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What do these ones mean? I'm confused with 'best of times' especially when 'times' is plural.

1. A perfect placement is difficult at the best of times.

2. Perfect placements is difficult at the best of times.

Thanks.
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They carry the same meaning without a context. Number 1 is a bit more 'pointed', i.e., would tend to be said for a specific incident. Number 2 might be said in a given incident, too, if the point of saying it was to characterize the incident as a general type of incident.
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What do these ones mean? I'm confused with 'best of times' especially when 'times' is plural.

1. A perfect placement is difficult at the best of times.

2. Perfect placements is difficult at the best of times.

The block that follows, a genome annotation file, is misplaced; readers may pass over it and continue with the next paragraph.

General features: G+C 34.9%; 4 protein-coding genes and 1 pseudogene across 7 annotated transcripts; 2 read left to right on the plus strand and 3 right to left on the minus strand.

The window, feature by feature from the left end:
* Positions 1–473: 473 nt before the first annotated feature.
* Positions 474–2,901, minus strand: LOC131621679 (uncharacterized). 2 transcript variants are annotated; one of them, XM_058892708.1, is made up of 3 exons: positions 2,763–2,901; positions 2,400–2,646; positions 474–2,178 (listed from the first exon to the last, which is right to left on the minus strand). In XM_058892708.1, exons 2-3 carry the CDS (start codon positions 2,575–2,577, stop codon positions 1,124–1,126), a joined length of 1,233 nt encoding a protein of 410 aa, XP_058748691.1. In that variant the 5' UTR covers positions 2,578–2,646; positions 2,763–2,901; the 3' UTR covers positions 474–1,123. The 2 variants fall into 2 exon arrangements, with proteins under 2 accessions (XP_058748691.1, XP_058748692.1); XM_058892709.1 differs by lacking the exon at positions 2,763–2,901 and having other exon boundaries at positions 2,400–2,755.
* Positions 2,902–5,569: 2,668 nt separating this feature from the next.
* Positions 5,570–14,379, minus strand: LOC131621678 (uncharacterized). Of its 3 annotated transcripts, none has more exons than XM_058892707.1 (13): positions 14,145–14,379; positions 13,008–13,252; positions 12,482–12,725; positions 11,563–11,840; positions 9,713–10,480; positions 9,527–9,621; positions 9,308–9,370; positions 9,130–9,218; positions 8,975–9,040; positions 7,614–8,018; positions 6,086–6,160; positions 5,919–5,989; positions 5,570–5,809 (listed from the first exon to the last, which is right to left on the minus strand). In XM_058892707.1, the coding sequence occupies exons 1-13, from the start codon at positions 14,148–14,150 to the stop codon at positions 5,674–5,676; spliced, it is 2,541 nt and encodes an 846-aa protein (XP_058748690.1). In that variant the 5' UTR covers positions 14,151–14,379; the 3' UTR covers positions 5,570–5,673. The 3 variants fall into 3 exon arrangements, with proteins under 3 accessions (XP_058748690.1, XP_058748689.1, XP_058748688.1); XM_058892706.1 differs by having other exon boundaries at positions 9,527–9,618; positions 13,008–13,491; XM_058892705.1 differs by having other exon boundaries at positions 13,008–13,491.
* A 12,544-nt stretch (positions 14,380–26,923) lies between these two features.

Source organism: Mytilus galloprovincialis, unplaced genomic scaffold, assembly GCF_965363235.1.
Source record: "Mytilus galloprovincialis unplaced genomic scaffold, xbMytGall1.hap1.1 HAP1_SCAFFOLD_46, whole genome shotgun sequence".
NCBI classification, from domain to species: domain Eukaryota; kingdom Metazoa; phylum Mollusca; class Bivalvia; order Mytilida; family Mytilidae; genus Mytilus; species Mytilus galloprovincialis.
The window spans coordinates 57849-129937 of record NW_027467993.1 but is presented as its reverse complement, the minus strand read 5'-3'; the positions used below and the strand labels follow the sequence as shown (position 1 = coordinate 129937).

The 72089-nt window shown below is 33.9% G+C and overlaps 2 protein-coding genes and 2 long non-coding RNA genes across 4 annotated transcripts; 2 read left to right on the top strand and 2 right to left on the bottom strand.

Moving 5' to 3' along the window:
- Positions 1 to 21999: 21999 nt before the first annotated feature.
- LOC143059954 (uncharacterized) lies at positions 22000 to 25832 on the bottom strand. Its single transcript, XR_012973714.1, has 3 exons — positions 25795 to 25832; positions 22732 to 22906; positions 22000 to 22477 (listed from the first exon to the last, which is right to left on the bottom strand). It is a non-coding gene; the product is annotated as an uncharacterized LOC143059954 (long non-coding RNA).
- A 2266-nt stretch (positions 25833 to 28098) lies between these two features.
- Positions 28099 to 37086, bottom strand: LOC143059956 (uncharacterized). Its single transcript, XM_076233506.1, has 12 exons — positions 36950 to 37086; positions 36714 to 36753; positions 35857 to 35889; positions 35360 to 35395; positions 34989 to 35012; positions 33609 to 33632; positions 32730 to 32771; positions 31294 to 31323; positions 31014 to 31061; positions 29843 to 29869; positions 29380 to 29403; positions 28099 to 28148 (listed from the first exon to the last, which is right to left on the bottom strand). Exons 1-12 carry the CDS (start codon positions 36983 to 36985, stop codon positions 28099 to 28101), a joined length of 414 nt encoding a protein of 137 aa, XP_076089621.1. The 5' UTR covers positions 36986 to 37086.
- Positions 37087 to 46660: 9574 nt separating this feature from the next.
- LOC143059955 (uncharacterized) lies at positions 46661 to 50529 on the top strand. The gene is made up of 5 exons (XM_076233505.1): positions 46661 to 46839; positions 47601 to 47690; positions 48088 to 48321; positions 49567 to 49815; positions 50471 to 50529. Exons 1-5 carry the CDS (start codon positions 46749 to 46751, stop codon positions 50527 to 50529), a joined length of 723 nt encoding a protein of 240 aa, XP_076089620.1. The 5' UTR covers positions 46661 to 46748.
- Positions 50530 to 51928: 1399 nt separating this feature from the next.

"At the best of times" usually means something like "in the best circumstances or situation possible."

I think the first sentence means that finding the perfect job placement (placing someone in the ideal job for him or her) is difficult under even the most favorable circumstances. (The type of placement might be personal or academic rather than professional, but professional, i.e., having to do with a job, was what I thought of first.)

The second sentence is not grammatically correct. "Perfect placements are difficult at the best of times" would work. Placements are plural.
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Either then 'placements' being plural for #2, what is the dfiference in meaning between these two? Does it matter which one I say? They seem to have the same meaning?

1. A perfect placement is difficult at the best of times.

2. Perfect placements are difficult at the best of times.

Thanks.
 davkett's reply was promoted to an answer.